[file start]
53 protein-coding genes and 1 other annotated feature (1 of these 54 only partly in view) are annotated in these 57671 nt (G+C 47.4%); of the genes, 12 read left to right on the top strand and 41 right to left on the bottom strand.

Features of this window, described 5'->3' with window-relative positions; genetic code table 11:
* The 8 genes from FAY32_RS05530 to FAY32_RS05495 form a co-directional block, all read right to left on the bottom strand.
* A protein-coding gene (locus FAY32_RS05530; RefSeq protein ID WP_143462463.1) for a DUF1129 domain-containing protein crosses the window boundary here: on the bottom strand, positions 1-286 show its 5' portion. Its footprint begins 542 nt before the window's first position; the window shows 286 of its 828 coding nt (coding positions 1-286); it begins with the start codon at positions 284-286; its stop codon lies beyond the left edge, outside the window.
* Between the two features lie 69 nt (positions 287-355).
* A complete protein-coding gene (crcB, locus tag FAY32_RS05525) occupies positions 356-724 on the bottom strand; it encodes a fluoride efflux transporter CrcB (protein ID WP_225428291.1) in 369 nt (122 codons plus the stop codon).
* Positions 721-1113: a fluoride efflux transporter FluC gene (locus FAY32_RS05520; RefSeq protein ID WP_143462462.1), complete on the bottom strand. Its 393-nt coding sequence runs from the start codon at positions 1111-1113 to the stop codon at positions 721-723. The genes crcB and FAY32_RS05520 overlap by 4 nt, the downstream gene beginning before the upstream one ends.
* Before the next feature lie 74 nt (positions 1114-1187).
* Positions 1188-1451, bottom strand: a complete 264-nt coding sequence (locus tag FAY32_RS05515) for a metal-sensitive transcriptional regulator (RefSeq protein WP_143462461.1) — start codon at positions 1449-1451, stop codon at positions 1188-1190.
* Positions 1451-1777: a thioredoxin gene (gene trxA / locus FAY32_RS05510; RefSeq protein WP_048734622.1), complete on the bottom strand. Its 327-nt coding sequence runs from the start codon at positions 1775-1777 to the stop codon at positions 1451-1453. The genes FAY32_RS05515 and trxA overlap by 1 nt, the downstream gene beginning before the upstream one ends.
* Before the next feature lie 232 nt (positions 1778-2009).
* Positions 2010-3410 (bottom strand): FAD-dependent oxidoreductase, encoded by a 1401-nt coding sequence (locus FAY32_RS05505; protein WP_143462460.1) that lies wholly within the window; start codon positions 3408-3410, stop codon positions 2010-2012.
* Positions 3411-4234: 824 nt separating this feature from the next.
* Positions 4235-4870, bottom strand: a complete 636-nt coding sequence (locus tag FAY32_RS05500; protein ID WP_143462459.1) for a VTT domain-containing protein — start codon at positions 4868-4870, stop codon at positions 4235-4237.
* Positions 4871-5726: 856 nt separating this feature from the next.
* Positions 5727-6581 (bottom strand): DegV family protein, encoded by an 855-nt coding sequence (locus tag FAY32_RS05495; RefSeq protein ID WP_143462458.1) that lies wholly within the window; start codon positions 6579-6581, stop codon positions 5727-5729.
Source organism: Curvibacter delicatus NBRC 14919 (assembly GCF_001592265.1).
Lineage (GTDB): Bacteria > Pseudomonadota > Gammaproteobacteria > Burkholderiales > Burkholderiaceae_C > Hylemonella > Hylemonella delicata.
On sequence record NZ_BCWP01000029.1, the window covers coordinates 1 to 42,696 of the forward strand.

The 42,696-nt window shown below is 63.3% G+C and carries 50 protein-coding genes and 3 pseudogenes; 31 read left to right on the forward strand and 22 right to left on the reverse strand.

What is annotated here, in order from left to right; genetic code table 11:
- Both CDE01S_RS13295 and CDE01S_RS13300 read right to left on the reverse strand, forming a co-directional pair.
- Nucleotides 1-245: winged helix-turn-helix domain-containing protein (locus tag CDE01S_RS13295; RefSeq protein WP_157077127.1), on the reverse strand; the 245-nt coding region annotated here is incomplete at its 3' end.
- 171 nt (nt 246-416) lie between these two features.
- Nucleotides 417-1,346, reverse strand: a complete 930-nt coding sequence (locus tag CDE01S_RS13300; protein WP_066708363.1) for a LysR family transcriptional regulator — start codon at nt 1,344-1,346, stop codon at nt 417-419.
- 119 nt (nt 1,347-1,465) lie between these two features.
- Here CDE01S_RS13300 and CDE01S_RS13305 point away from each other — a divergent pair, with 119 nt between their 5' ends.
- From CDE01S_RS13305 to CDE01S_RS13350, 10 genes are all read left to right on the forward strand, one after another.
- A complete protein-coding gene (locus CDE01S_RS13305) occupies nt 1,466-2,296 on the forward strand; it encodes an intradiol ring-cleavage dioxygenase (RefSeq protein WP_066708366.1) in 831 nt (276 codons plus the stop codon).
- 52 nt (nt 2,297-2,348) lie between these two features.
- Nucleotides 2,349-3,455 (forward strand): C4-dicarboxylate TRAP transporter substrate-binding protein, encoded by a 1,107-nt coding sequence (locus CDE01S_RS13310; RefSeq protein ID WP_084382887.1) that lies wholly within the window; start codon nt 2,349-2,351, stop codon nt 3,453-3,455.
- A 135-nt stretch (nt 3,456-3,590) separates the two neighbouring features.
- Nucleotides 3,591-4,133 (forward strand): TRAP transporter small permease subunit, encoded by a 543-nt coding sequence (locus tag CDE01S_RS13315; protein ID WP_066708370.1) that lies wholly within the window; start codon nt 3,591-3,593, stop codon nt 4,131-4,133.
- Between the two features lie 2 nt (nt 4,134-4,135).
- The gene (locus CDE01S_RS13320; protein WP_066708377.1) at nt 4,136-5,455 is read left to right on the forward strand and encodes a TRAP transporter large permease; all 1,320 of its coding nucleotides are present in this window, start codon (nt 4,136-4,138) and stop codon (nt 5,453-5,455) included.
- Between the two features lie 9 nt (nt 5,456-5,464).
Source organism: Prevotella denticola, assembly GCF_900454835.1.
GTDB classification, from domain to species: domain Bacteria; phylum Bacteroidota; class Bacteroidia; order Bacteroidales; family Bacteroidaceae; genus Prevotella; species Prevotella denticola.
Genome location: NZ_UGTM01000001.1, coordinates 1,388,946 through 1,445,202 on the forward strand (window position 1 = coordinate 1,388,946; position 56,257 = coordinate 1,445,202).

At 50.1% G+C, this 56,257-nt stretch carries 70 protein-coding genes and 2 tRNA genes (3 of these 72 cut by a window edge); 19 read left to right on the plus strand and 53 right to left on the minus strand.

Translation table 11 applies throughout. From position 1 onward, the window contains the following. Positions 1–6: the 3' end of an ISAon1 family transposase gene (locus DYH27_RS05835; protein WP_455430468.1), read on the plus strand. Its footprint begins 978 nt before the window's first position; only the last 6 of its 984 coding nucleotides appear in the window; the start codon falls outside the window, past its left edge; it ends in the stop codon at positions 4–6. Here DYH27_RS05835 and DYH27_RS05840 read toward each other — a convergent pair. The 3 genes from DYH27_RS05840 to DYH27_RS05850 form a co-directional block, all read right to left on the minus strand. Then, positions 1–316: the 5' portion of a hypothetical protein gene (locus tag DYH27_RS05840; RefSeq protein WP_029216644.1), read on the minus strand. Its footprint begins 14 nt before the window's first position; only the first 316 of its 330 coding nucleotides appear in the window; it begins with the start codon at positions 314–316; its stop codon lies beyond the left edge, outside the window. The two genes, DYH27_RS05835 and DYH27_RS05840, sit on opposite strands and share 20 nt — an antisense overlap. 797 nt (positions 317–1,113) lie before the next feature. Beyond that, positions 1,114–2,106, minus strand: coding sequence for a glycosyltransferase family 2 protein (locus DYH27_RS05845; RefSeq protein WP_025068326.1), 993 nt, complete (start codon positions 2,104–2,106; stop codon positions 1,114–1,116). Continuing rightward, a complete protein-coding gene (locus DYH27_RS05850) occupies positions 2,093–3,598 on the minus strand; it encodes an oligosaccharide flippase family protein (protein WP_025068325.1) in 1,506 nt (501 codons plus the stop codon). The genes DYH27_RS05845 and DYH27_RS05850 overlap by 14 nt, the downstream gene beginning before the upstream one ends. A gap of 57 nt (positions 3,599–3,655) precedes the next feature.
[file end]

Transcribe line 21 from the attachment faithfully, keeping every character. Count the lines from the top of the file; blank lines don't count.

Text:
What is annotated here, in order from left to right; genetic code table 11: